However, short of mass casualties among Russian speakers, which would spark an artificially constructed Russian variation of the "responsibility to protect" paradigm, such an overt intervention is unlikely. The intention of the Russian government appears to be to pressure the Kiev interim government into reversing its position on embracing the European Union and NATO to one of returning to mother Russia.
To achieve this outcome, Russia is balancing its role in eastern Ukraine. Should Russia overtly invade, it would be politically difficult to withdraw and leave Russian speakers living within a Ukrainian state. Such an intervention would almost certainly require absorption of Russian-speaking areas into Russia proper.
More usefully, Russia will exert maximum pressure on the government in Kiev without invading. Russia does not wish to lose the leverage that would come from leaving Ukraine nominally intact but internally divided. In this, Crimea was useful as an object of lesson to the Kiev government for what could happen in eastern Ukraine. It was not necessarily a precursor to what will happen.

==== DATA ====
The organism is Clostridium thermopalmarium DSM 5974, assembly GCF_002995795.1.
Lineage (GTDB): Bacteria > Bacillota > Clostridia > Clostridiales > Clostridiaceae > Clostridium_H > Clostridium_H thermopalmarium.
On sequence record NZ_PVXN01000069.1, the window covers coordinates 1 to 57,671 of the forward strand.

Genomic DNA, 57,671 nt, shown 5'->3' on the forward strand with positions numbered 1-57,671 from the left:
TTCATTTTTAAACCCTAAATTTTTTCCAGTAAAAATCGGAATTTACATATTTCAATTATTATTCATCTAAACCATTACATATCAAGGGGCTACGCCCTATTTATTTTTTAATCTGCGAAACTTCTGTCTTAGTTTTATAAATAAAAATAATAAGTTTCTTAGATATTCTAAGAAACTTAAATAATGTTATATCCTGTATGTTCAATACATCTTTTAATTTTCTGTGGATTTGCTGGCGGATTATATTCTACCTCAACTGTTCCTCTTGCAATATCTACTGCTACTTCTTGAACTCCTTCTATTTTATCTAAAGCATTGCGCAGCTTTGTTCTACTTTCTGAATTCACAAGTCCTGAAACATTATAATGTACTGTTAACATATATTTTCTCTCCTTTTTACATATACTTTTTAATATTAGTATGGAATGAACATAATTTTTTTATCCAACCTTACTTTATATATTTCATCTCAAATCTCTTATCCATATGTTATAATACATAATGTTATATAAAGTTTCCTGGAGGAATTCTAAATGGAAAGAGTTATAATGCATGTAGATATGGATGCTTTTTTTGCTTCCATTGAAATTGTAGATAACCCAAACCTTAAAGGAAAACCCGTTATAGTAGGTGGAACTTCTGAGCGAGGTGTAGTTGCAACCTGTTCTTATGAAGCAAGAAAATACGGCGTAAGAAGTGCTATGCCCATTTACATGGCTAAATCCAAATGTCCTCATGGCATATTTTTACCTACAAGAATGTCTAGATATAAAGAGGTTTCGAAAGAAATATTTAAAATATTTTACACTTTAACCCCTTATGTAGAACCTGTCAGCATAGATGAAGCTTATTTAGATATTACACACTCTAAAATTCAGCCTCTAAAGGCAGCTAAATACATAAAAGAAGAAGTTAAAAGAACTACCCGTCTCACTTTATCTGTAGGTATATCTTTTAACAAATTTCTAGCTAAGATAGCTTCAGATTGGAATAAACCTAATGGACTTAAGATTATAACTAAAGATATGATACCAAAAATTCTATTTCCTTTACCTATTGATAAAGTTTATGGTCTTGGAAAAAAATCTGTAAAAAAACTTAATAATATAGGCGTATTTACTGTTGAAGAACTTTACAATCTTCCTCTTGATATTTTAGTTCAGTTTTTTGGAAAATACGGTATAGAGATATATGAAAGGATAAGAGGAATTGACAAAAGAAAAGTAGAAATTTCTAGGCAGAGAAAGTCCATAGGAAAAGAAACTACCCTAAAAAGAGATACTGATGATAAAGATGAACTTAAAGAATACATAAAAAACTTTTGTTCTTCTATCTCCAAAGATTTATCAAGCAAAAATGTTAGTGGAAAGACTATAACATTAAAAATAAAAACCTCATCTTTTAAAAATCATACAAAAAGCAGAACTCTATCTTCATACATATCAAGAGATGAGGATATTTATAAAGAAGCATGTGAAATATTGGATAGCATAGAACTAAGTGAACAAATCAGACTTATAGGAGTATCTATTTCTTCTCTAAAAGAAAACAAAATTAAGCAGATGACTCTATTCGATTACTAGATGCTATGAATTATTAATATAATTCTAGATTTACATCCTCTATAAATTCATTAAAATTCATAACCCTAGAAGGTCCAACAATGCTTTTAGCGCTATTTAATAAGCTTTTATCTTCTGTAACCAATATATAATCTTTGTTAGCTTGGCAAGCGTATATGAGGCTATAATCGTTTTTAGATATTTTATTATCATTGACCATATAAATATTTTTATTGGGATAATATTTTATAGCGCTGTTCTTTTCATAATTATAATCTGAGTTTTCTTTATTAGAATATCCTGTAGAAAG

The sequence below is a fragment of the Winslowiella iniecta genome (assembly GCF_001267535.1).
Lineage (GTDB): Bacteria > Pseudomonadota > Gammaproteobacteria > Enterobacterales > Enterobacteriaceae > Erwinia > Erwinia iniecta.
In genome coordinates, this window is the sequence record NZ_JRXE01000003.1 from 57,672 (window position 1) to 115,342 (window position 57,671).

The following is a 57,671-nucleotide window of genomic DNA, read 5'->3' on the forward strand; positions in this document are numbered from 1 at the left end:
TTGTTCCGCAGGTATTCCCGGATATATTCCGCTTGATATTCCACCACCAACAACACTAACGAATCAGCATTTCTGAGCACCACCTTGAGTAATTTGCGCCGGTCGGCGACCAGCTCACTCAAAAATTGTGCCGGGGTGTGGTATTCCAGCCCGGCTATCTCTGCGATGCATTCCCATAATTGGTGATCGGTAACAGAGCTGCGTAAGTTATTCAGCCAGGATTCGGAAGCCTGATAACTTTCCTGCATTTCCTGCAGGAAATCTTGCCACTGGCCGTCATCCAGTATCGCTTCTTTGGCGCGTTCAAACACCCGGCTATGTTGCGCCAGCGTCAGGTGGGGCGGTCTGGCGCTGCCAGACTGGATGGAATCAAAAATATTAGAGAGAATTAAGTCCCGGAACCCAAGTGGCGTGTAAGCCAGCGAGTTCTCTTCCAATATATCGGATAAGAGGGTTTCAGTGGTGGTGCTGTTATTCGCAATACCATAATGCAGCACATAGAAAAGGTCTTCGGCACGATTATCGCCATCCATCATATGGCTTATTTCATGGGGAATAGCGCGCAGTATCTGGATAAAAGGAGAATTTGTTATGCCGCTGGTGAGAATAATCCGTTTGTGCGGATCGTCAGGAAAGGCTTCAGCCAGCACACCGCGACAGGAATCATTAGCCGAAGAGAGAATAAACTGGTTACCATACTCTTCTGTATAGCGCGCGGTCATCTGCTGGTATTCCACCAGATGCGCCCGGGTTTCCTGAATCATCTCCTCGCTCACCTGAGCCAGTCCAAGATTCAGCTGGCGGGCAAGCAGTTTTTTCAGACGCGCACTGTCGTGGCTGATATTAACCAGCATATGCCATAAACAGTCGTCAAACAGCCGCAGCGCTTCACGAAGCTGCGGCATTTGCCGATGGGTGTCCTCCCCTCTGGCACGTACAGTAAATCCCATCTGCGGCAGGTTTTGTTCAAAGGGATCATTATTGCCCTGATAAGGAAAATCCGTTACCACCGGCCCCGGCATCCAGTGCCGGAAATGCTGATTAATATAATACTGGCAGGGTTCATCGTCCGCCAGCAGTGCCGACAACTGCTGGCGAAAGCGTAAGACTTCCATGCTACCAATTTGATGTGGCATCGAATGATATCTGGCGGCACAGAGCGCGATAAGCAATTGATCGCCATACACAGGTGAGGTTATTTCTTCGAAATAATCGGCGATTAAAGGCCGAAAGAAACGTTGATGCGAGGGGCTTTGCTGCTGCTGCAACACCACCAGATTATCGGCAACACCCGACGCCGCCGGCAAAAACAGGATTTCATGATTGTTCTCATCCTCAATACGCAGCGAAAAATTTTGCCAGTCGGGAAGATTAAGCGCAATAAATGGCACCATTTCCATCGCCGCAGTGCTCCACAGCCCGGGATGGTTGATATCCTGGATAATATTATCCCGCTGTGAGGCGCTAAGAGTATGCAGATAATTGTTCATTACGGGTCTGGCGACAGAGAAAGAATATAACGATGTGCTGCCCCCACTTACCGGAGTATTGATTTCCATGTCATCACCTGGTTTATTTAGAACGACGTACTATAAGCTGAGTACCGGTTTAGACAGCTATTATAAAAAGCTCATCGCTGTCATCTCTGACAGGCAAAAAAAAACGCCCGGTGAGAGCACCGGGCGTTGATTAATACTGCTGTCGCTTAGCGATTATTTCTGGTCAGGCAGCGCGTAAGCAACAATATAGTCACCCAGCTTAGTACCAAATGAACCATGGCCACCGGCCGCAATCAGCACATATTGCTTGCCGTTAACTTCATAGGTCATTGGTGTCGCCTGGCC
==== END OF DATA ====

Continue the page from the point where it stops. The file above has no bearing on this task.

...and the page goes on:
In the meantime, what amounts to a deadly theatre is being played out in Odessa, Donetsk, Sloviansk, Konstantinovka, Slavyansk, Andreyevka and Kramatorsk. Dozens have now died, and Ukraine’s security forces are demoralised and, in part, divided.
Since invading Georgia in 2008, Russia has been much more prepared to directly intervene in the affairs of its neighbors. Regional control is much more important to Moscow than international rule of law.
But Moscow does not wish to reincorporate Ukraine entirely, as it did once within the former Soviet Union. Ukraine serves a more convenient purpose if it remains nominally independent but performs to a classically pessimistic script drafted by the Kremlin.